In the Pyramid Texts an early genesis story recounts how the divine All, the androgynous Atum, created the world from the substance of himself it reads:

“Atum was creative in that he proceeded to masturbate with himself in Heliopolis; he put his penis in his hand that he might obtain the pleasure of emission thereby, and there were born brother and sister ~ that is, Shu and Tefnut.”

Like Isis with whom she is sometimes identified, Iusaaset (whose name means “She Comes While She Grows Large,” a name underscoring the masturbation motif), had a sister called Nebet-hotepet, who is linked with Nephthys. Nephthys name probably means The House of Offering” perhaps referring to the womb of the All which is offered for use during the conception, gestation, and birth of the world.

It is no accident that the Feast of the Hand of the God occurs between two other birth festivals (The Birth of Horus the Younger and the Pregnancy of Nut). It is, after all, a season near the vernal equinox when light has returned to the sky and the days grow in length. It is a time when the world is made new again, when the Hand of the God brings forth life from the waters of chaos. It represents the union of masculine and feminine energies to create and sustain life.

Festival Celebration Ideas

It is unclear how the festival was celebrated in ancient Egypt. Some historians suggest that there might have been sexual rites or ritual marriages. This might be a good time for sex magick, if that is something that you enjoy.

In the Temple of Dendera, which has been called the Castle of the Menat, The Feast of the Hand of the God might have been a day in which all pregnant, including the wives and concubines of the pharaoh, might come to the temple to be blessed. Perhaps the day began with a sunrise devotion to the goddess as Mother of the All.

Perhaps amid the strains of beautiful music, the priestesses touched each pregnant woman’s belly and breasts, or anointed their faces with perfume, or even milk, whispering words of welcome to the unborn children, saying the same words priestesses used to great the nomarch Senbi, “for your spirit, behold the menat of your mother, Hathor. May she make you flourish as long as you desire.”

Hymn to Isis

Enchantress and wife, she stamps and spins.
She raises her arms
to dance. From her armpits arises a hot perfume
that fills the sails of boats along the Nile.
She stirs breezes that make the sailors swoon
and opens the eyes of statues. Under her spell,
I come to myself; under her body I come to life.
Dawn breaks through the diaphanous weave of
her dress. She dances and draws down heaven.
Sparks scatter from her heels and on earth tumbles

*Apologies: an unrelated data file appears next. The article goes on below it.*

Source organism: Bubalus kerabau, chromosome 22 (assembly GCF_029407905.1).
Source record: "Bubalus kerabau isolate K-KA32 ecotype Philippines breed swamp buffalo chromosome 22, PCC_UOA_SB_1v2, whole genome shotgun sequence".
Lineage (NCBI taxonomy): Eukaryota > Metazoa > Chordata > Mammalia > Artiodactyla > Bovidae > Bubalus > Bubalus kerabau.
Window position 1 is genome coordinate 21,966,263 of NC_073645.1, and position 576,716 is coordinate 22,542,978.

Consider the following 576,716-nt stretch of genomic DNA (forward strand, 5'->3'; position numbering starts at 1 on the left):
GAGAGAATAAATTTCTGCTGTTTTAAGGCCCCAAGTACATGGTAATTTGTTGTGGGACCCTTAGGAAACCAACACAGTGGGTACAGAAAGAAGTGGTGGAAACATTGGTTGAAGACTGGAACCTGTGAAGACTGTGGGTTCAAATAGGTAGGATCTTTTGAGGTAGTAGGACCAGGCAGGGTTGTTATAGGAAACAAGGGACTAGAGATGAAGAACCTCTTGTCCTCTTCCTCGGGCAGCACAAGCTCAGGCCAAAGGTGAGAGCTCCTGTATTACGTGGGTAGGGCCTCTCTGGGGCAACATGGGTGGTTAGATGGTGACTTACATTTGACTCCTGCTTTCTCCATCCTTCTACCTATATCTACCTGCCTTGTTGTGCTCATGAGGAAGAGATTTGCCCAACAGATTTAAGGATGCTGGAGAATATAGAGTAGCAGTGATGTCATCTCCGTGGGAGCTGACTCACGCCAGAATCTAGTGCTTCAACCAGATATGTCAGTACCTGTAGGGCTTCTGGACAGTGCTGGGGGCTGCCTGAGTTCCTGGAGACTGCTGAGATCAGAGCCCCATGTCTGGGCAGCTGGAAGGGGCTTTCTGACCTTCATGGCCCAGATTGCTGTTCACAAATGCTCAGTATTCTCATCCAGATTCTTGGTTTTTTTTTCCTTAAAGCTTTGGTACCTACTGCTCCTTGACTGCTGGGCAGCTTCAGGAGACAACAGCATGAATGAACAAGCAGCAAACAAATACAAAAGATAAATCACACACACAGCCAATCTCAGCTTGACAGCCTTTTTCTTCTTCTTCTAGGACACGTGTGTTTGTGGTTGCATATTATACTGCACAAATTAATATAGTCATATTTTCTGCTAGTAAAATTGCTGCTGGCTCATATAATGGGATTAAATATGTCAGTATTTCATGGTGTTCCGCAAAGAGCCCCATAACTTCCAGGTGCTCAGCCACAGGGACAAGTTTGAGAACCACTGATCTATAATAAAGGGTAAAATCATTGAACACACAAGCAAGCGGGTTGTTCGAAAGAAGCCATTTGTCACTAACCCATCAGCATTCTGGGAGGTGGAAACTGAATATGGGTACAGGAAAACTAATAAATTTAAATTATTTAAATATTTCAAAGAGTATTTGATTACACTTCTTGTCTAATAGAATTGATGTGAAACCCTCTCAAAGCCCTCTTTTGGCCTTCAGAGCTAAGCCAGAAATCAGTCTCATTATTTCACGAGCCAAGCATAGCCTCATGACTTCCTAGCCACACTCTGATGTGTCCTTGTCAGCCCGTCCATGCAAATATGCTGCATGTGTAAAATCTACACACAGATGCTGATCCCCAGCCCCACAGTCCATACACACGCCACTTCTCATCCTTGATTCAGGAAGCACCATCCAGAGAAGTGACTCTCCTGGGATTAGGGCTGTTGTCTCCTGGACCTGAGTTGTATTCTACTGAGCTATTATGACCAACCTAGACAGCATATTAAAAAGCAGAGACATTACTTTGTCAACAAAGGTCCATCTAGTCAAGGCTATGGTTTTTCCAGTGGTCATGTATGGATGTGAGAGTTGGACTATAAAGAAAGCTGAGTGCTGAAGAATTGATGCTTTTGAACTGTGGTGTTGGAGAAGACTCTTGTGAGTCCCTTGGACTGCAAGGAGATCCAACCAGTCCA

forth an expanse of stars…”

Activities For Today

Here are some ideas you might want to explore today. They can, of course, be done at any time.

  • Get Creative

The act of creation can be playful, fun, colorful, and messy. Do a Google search and you will find a lot of simple ideas for how to make art with hand prints. This is a fun activity for kids, and the child within.

  • Journaling

In your journal, explore what it means to you to be a cocreator of the universe with the Divine.

  • Make a Collage

Gather some magazines that you feel free to cut up. Leaf through them, searching for images that appeal to you. Perhaps the images hint at where you focus your energies or where you will focus your energies in the future. Cut out the images and lay them aside. Outline your hands on a sheet of paper.

Slowly, meditatively, begin to trim, sort, and paste the images onto the image of your own hands. You might use the right hand for things that you already create and the left hand for things you will create in the future. Around the edges of these hands, write a myth of yourself as the creator of this world.

  • Make a Physical Connection

Our bodies are instruments of our connection to the physical universe. Reestablish a connection to your body’s natural wisdom. With crayon, outline your body on a long sheet of butcher paper.

Begin at the top of your head and record what each part of your body remembers: your hair, your cheeks, your nose, etc. Try to list both joys and sorrows. When you find a part of your body that holds many strong memories, make not of it.

Later, return to that spot and write a dialog with that part of your body.

Source: Feasts of Light


February 17 is the Feast of Shesmu, Eqyptian god of execution, slaughter, blood, embalming oil, wine, and perfume. Old Kingdom texts mention a special feast celebrated for Shesmu: young men would press grapes with their feet and then dance and sing for Shesmu.

Shesmu is also known as:

  • Shezmu, Schezemu, Schesmu, Shesemu, Shezmou, Shesmou, Sezmu and Sesmu.

Shesmu was a god with a contradictory personality. On one hand, he was lord of perfume, maker of all precious oil, lord of the oil press, lord of ointments and lord of wine; a celebration deity.